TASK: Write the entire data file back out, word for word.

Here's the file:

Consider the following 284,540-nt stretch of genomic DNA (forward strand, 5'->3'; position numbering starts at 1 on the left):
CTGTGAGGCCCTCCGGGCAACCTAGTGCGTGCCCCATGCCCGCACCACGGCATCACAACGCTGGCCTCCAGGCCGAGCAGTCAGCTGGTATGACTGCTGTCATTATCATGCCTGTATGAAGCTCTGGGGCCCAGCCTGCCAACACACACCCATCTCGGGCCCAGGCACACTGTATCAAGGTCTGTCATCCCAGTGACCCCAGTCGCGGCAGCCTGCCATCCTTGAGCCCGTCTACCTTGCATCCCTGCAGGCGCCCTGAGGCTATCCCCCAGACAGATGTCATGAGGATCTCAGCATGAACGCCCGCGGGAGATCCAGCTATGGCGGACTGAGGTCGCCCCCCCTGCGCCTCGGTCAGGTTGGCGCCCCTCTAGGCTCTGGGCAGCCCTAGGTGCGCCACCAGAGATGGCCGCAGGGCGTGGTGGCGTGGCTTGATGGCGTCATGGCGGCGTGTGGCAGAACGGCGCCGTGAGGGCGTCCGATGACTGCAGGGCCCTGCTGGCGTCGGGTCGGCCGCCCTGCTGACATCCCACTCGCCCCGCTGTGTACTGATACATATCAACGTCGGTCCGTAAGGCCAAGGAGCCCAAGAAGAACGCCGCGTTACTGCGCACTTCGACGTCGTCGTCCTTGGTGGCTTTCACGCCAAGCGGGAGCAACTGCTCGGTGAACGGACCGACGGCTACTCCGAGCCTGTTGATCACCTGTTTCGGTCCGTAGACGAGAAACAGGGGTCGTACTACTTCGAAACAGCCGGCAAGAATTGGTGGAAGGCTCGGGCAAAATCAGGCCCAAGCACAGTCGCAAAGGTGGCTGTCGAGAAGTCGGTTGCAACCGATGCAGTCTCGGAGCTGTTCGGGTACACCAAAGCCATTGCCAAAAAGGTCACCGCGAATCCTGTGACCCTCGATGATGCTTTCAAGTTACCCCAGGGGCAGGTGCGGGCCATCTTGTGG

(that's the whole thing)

Consider the following 284,540-nt stretch of genomic DNA (forward strand, 5'->3'; position numbering starts at 1 on the left):
CTGTGAGGCCCTCCGGGCAACCTAGTGCGTGCCCCATGCCCGCACCACGGCATCACAACGCTGGCCTCCAGGCCGAGCAGTCAGCTGGTATGACTGCTGTCATTATCATGCCTGTATGAAGCTCTGGGGCCCAGCCTGCCAACACACACCCATCTCGGGCCCAGGCACACTGTATCAAGGTCTGTCATCCCAGTGACCCCAGTCGCGGCAGCCTGCCATCCTTGAGCCCGTCTACCTTGCATCCCTGCAGGCGCCCTGAGGCTATCCCCCAGACAGATGTCATGAGGATCTCAGCATGAACGCCCGCGGGAGATCCAGCTATGGCGGACTGAGGTCGCCCCCCCTGCGCCTCGGTCAGGTTGGCGCCCCTCTAGGCTCTGGGCAGCCCTAGGTGCGCCACCAGAGATGGCCGCAGGGCGTGGTGGCGTGGCTTGATGGCGTCATGGCGGCGTGTGGCAGAACGGCGCCGTGAGGGCGTCCGATGACTGCAGGGCCCTGCTGGCGTCGGGTCGGCCGCCCTGCTGACATCCCACTCGCCCCGCTGTGTACTGATACATATCAACGTCGGTCCGTAAGGCCAAGGAGCCCAAGAAGAACGCCGCGTTACTGCGCACTTCGACGTCGTCGTCCTTGGTGGCTTTCACGCCAAGCGGGAGCAACTGCTCGGTGAACGGACCGACGGCTACTCCGAGCCTGTTGATCACCTGTTTCGGTCCGTAGACGAGAAACAGGGGTCGTACTACTTCGAAACAGCCGGCAAGAATTGGTGGAAGGCTCGGGCAAAATCAGGCCCAAGCACAGTCGCAAAGGTGGCTGTCGAGAAGTCGGTTGCAACCGATGCAGTCTCGGAGCTGTTCGGGTACACCAAAGCCATTGCCAAAAAGGTCACCGCGAATCCTGTGACCCTCGATGATGCTTTCAAGTTACCCCAGGGGCAGGTGCGGGCCATCTTGTGG